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NORTH CHARLESTON — Four South Carolina activist groups and the family of Walter Scott are urging the city to create an independent body to oversee the implementation of the recommendations found in the recent racial bias audit.

  • By Jocelyn Grzeszczak and Rickey Ciapha Dennis Jr. jgrzeszczak@postandcourier.com rdennis@postandcourier.com

The organizations include the Charleston Area Justice Ministry, the NAACP Legal Defense and Education Fund, Charleston’s Black Lives Matter chapter and the American Civil Liberties Union. In a letter read to City Council last month, the organizations said they believe public oversight is needed to ensure that the city maximizes its ability to reduce racial disparities in the police department.

“The city has invested substantial taxpayer funds in the audit process and is accountable to the community for those expenditures,” Suzanne Hardie, with CAJM, said. “We urge City Council to establish this independent body, which should include members of the public who are invested in equitable public safety practices.”

The city contracted with Virginia-based CNA for $283,000 to audit the agency. The report, finalized last fall, found racial disparities in many department practices, including field interviews, use of force, arrests and traffic stops. The audit offered more than 100 recommendations in areas of law enforcement operations, community-oriented policing practices, complaints, hiring, training and accountability. 

The report also recommended the city revisit the concept of a community advisory committee “with the goal of re-establishing such a board.”

Chief Reggie Burgess has begun gathering necessary information to create a citizens group, city spokesman Ryan Johnson said. 

“Nothing has been formalized,” Johnson said.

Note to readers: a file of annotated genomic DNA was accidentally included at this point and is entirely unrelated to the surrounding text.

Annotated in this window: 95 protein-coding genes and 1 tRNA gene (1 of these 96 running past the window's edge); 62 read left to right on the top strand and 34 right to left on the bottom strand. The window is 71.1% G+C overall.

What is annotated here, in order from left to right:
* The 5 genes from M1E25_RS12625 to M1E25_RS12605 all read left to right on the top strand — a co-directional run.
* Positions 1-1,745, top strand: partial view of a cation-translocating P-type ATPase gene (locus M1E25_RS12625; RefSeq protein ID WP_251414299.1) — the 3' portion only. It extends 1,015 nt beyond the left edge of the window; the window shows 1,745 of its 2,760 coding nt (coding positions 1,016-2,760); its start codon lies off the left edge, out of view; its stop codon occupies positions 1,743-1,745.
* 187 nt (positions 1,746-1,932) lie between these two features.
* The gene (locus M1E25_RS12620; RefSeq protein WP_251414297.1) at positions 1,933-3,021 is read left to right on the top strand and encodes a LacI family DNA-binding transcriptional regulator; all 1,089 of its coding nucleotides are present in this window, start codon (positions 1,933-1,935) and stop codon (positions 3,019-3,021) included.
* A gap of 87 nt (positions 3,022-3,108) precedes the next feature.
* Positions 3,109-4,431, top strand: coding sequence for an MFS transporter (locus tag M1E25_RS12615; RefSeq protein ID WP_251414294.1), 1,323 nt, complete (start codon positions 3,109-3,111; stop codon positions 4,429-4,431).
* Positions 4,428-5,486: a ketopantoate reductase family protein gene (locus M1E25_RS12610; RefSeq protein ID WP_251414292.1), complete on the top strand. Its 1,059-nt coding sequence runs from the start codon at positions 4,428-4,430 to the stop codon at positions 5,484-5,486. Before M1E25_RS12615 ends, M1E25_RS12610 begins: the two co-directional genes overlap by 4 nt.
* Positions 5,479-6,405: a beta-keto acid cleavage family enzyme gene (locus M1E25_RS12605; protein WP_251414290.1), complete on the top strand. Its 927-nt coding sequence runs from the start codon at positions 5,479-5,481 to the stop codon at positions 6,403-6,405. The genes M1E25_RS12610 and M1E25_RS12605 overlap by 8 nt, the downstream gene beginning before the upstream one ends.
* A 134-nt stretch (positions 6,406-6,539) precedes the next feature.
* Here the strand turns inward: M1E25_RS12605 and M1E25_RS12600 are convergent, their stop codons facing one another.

City Council members welcomed greater public involvement.

  • By Rickey Ciapha Dennis Jr. and Steve Garrison rdennis@postandcourier.com sgarrison@postandcourier.com

Councilman Bob King, who chairs the city’s Public Safety Committee, said he particularly wants to see the entire police department embrace the concept of community policing. The racial bias audit found some members of the agency either didn’t understand community policing or haven’t fully welcomed the idea.

“I think the management of the police department needs to implement some type of system to make sure everybody is on the (community policing) wavelength,” King said. “If everybody has their own agenda, you’re not going to get anything accomplished. They need to be serious about that. I think the chief is doing that.”

Burgess welcomes the idea of increased community participation. The chief is open to having members of the public help implement some of the recommendations suggested by CNA in the audit, said Harve Jacobs, a police spokesman.

The city created a citizens advisory commission in 2017 that sought to improve police department transparency. This came two years after Walter Scott, a Black man, was murdered by a White police officer while Scott fled during a traffic stop. The officer is serving time in a federal prison.

The citizens group, made up of community members, was disbanded in 2019 after calling on the city to conduct a racial bias audit of its police department.

Activists say the city also needs a permanent group overseeing law enforcement. That organization would be similar to the citizens group that existed years ago. The new group should have more authority, such as subpoena powers, Hardie said.

Social justice advocates are concerned with the audit’s implementation. Part of their concern is driven by their displeasure at the way CNA handled the racial bias report.

Community groups met with CNA frequently throughout the auditing process to try to get the nonprofit company to engage directly with impacted communities in North Charleston, Hardie said. 

The finalized audit showed the firm still didn’t interview enough North Charleston residents for its report, and CNA often ignored activists’ recommendations for additional residents to engage, Hardie said.

CNA did extend the audit’s public comment period after it came under fire from City Council for lack of attendance at some of its community gatherings during the audit.

CNA didn’t respond to requests for comment.

Jocelyn Grzeszczak contributed to this report.

This content was originally published here.

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